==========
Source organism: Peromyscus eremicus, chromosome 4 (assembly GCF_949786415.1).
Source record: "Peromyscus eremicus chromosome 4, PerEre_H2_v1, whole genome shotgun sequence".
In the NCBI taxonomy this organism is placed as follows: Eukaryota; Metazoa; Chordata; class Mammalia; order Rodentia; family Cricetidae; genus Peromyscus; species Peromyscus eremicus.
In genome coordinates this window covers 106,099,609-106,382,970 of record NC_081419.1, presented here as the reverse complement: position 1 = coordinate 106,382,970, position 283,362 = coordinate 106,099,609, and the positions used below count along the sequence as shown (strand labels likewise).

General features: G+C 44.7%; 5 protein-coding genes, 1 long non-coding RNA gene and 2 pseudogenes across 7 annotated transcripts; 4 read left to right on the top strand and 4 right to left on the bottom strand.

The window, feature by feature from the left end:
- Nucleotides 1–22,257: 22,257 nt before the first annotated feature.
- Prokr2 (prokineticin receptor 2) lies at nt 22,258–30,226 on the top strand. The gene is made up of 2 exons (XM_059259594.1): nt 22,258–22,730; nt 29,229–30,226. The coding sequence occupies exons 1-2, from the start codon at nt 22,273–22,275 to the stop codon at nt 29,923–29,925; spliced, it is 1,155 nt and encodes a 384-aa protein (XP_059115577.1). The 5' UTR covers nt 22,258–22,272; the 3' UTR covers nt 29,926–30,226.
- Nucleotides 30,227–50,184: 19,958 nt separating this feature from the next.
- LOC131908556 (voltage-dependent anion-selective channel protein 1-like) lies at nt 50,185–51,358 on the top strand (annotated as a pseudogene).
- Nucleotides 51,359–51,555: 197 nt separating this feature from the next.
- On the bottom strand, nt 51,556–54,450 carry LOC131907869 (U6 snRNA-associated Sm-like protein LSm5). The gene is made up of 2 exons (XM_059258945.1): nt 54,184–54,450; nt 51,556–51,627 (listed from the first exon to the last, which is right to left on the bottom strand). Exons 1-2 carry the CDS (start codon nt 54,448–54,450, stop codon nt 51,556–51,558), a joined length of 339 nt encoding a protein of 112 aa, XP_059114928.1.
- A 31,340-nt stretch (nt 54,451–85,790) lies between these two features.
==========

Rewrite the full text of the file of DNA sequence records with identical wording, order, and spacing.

Source organism: Peromyscus eremicus, chromosome 4 (assembly GCF_949786415.1).
Source record: "Peromyscus eremicus chromosome 4, PerEre_H2_v1, whole genome shotgun sequence".
In the NCBI taxonomy this organism is placed as follows: Eukaryota; Metazoa; Chordata; class Mammalia; order Rodentia; family Cricetidae; genus Peromyscus; species Peromyscus eremicus.
In genome coordinates this window covers 106,099,609-106,382,970 of record NC_081419.1, presented here as the reverse complement: position 1 = coordinate 106,382,970, position 283,362 = coordinate 106,099,609, and the positions used below count along the sequence as shown (strand labels likewise).

General features: G+C 44.7%; 5 protein-coding genes, 1 long non-coding RNA gene and 2 pseudogenes across 7 annotated transcripts; 4 read left to right on the top strand and 4 right to left on the bottom strand.

The window, feature by feature from the left end:
- Nucleotides 1–22,257: 22,257 nt before the first annotated feature.
- Prokr2 (prokineticin receptor 2) lies at nt 22,258–30,226 on the top strand. The gene is made up of 2 exons (XM_059259594.1): nt 22,258–22,730; nt 29,229–30,226. The coding sequence occupies exons 1-2, from the start codon at nt 22,273–22,275 to the stop codon at nt 29,923–29,925; spliced, it is 1,155 nt and encodes a 384-aa protein (XP_059115577.1). The 5' UTR covers nt 22,258–22,272; the 3' UTR covers nt 29,926–30,226.
- Nucleotides 30,227–50,184: 19,958 nt separating this feature from the next.
- LOC131908556 (voltage-dependent anion-selective channel protein 1-like) lies at nt 50,185–51,358 on the top strand (annotated as a pseudogene).
- Nucleotides 51,359–51,555: 197 nt separating this feature from the next.
- On the bottom strand, nt 51,556–54,450 carry LOC131907869 (U6 snRNA-associated Sm-like protein LSm5). The gene is made up of 2 exons (XM_059258945.1): nt 54,184–54,450; nt 51,556–51,627 (listed from the first exon to the last, which is right to left on the bottom strand). Exons 1-2 carry the CDS (start codon nt 54,448–54,450, stop codon nt 51,556–51,558), a joined length of 339 nt encoding a protein of 112 aa, XP_059114928.1.
- A 31,340-nt stretch (nt 54,451–85,790) lies between these two features.